Judge strikes down 'rights of nature' charter amendment
This and similar amendments being considered in local communities in Florida and across the country are aimed at protecting wetlands and waterways and preventing hunting of iconic species.
A judge has struck down an Orange County charter amendment overwhelmingly approved by voters in 2020 that was aimed at protecting the rights of nature.
The amendment had spawned a lawsuit designed to block a housing development in fragile wetlands. The suit claimed the development would violate the wetlands’ right to flow freely.
But Judge Paetra Brownlee dismissed the suit, reasoning the charter amendment was preempted by state law. The 2020 Clean Waters Act, signed by Gov. Ron DeSantis on June 30, 2020, includes a provision that bans "local governments from recognizing or granting certain legal rights to the natural environment or granting such rights relating to the natural environment to a person or political subdivision."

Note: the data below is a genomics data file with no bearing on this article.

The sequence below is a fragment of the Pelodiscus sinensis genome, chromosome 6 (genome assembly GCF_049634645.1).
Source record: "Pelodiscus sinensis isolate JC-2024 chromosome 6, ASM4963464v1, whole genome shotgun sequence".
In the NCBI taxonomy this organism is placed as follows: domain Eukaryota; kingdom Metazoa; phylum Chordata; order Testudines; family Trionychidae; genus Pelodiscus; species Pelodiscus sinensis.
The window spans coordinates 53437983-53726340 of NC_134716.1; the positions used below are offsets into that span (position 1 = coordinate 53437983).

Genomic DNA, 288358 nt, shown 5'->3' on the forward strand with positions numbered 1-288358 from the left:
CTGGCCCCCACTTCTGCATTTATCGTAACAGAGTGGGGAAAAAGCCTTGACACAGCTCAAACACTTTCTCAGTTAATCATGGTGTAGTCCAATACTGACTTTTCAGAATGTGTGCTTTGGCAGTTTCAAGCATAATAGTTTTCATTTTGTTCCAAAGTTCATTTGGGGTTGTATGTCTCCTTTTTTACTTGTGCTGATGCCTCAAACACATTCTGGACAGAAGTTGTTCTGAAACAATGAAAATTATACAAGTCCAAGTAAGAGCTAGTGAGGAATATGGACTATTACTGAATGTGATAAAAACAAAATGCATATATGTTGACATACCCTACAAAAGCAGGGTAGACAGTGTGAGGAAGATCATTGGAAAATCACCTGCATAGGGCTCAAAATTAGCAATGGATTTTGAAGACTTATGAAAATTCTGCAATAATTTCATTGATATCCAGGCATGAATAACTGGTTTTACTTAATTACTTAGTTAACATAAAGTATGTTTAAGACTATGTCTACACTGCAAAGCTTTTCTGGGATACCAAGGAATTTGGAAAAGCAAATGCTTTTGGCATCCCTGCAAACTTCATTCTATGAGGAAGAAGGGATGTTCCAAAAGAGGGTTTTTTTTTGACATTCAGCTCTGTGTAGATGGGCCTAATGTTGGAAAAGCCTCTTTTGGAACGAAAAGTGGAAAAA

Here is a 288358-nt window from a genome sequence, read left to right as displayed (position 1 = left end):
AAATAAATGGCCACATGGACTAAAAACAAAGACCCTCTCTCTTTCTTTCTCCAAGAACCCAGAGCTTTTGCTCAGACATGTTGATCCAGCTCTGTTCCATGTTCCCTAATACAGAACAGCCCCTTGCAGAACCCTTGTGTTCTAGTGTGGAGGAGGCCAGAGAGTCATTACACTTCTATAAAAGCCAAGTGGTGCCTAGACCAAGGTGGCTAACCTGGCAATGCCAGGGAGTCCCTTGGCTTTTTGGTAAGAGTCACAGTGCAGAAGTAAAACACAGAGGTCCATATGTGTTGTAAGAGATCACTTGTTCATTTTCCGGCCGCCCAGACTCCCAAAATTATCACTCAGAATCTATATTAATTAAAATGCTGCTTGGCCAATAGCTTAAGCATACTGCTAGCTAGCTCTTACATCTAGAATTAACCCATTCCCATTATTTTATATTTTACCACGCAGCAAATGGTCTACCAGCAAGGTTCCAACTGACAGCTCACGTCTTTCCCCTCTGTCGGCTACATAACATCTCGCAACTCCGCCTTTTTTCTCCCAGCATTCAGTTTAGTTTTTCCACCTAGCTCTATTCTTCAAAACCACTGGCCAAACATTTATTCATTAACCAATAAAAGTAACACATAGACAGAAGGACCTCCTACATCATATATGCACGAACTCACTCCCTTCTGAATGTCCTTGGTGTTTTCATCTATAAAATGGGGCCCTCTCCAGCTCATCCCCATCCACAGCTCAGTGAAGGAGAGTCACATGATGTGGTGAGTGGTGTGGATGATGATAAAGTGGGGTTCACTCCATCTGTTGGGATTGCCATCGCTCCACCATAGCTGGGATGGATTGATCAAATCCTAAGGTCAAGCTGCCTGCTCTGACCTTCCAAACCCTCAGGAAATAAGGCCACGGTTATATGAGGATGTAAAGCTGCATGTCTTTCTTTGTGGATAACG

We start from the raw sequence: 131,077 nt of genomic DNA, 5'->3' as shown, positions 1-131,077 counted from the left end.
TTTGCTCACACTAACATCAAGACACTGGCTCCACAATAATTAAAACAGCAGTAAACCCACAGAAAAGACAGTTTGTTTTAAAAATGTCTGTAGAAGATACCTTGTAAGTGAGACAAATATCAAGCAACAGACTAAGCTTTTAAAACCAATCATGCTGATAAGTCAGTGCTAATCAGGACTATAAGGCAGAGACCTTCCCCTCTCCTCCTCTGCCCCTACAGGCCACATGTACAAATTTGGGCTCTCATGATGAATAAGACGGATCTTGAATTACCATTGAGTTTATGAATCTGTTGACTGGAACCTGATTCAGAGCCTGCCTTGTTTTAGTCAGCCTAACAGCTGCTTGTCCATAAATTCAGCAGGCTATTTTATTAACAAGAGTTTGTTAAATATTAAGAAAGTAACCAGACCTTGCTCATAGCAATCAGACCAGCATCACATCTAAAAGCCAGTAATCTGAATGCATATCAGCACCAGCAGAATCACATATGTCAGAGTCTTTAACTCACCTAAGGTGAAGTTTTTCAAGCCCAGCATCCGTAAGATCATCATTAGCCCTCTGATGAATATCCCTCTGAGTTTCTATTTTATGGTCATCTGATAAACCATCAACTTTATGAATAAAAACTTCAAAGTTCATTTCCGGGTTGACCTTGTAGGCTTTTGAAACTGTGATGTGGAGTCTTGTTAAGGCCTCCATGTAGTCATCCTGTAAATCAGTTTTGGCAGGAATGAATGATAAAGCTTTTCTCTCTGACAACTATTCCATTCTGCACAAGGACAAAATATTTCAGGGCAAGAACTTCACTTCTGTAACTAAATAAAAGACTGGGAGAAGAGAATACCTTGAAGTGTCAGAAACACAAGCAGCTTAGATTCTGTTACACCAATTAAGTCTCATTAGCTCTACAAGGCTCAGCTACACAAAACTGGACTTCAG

Chuck O’Neal of the Florida Rights of Nature Network and Speak Up Wekiva brought the lawsuit.
“It’s a realization that our power to govern ourselves locally has been taken away from us,” he said.
In 2020, Orange County voters approved by nearly 90 percent a charter amendment aimed at protecting the “rights of nature.” This and similar amendments being considered in local communities in Florida and across the country are aimed at protecting wetlands and waterways and preventing hunting of iconic species. They also would prohibit captive hunting and toll roads through conservation and rural lands.
In 2021, O'Neal and other environmentalists attempted to get similar amendments to voters for addition to the Florida Constitution. According to Inside Climate News, this lawsuit in Orange County could be one of the "most consequential legal moment to date for the rights of nature movement in the U.S. legal system."
O’Neal says his group is considering options, including whether to appeal the judge’s decision.
Information from WUSF's Steve Newborn and reporting by Mary Shedden was used in this report.
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